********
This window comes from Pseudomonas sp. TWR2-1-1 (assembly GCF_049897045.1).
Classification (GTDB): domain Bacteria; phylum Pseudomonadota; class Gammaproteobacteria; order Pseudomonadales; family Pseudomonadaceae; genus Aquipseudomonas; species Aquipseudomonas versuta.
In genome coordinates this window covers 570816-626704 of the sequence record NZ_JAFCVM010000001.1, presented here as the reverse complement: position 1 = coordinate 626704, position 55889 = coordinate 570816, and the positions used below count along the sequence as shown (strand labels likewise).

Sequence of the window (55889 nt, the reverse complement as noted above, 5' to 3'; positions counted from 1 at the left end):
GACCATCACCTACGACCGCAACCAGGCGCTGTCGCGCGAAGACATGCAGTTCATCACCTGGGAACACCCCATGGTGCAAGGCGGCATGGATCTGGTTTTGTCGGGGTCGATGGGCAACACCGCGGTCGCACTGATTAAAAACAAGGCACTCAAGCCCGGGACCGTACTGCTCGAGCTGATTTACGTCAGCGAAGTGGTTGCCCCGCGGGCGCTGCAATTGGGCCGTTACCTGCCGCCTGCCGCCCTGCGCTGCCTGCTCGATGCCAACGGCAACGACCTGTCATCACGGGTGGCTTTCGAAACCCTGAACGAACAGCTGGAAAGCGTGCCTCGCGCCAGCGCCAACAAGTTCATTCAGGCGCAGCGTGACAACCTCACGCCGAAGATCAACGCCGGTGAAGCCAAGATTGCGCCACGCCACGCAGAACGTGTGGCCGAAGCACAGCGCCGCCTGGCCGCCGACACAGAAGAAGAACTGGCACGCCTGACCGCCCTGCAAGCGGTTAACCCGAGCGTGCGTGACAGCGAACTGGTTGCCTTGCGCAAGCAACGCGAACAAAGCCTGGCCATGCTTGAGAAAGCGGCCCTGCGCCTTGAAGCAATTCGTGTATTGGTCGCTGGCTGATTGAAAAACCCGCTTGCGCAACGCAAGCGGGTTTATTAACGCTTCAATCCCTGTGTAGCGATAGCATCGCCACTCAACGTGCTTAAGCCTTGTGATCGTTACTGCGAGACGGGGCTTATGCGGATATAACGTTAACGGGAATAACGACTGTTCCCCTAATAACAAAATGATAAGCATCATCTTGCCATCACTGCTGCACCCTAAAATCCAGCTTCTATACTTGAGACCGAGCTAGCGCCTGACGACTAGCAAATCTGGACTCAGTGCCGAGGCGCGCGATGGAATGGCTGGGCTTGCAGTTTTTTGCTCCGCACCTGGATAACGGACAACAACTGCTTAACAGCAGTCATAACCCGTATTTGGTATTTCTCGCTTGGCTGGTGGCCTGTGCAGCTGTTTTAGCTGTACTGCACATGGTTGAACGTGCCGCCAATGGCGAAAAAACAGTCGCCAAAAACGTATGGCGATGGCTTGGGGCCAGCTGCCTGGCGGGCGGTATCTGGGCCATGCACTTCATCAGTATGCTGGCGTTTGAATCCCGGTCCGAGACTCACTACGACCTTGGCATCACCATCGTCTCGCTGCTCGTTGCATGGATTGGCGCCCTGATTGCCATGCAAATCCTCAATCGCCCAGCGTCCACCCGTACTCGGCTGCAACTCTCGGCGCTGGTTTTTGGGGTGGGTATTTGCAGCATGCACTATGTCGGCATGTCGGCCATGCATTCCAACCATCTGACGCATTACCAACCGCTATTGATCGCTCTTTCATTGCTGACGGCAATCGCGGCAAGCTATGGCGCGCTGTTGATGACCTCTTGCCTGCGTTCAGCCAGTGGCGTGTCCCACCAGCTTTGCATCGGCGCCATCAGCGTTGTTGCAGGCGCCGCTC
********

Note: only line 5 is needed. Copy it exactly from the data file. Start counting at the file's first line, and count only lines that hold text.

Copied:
GACCATCACCTACGACCGCAACCAGGCGCTGTCGCGCGAAGACATGCAGTTCATCACCTGGGAACACCCCATGGTGCAAGGCGGCATGGATCTGGTTTTGTCGGGGTCGATGGGCAACACCGCGGTCGCACTGATTAAAAACAAGGCACTCAAGCCCGGGACCGTACTGCTCGAGCTGATTTACGTCAGCGAAGTGGTTGCCCCGCGGGCGCTGCAATTGGGCCGTTACCTGCCGCCTGCCGCCCTGCGCTGCCTGCTCGATGCCAACGGCAACGACCTGTCATCACGGGTGGCTTTCGAAACCCTGAACGAACAGCTGGAAAGCGTGCCTCGCGCCAGCGCCAACAAGTTCATTCAGGCGCAGCGTGACAACCTCACGCCGAAGATCAACGCCGGTGAAGCCAAGATTGCGCCACGCCACGCAGAACGTGTGGCCGAAGCACAGCGCCGCCTGGCCGCCGACACAGAAGAAGAACTGGCACGCCTGACCGCCCTGCAAGCGGTTAACCCGAGCGTGCGTGACAGCGAACTGGTTGCCTTGCGCAAGCAACGCGAACAAAGCCTGGCCATGCTTGAGAAAGCGGCCCTGCGCCTTGAAGCAATTCGTGTATTGGTCGCTGGCTGATTGAAAAACCCGCTTGCGCAACGCAAGCGGGTTTATTAACGCTTCAATCCCTGTGTAGCGATAGCATCGCCACTCAACGTGCTTAAGCCTTGTGATCGTTACTGCGAGACGGGGCTTATGCGGATATAACGTTAACGGGAATAACGACTGTTCCCCTAATAACAAAATGATAAGCATCATCTTGCCATCACTGCTGCACCCTAAAATCCAGCTTCTATACTTGAGACCGAGCTAGCGCCTGACGACTAGCAAATCTGGACTCAGTGCCGAGGCGCGCGATGGAATGGCTGGGCTTGCAGTTTTTTGCTCCGCACCTGGATAACGGACAACAACTGCTTAACAGCAGTCATAACCCGTATTTGGTATTTCTCGCTTGGCTGGTGGCCTGTGCAGCTGTTTTAGCTGTACTGCACATGGTTGAACGTGCCGCCAATGGCGAAAAAACAGTCGCCAAAAACGTATGGCGATGGCTTGGGGCCAGCTGCCTGGCGGGCGGTATCTGGGCCATGCACTTCATCAGTATGCTGGCGTTTGAATCCCGGTCCGAGACTCACTACGACCTTGGCATCACCATCGTCTCGCTGCTCGTTGCATGGATTGGCGCCCTGATTGCCATGCAAATCCTCAATCGCCCAGCGTCCACCCGTACTCGGCTGCAACTCTCGGCGCTGGTTTTTGGGGTGGGTATTTGCAGCATGCACTATGTCGGCATGTCGGCCATGCATTCCAACCATCTGACGCATTACCAACCGCTATTGATCGCTCTTTCATTGCTGACGGCAATCGCGGCAAGCTATGGCGCGCTGTTGATGACCTCTTGCCTGCGTTCAGCCAGTGGCGTGTCCCACCAGCTTTGCATCGGCGCCATCAGCGTTGTTGCAGGCGCCGCTC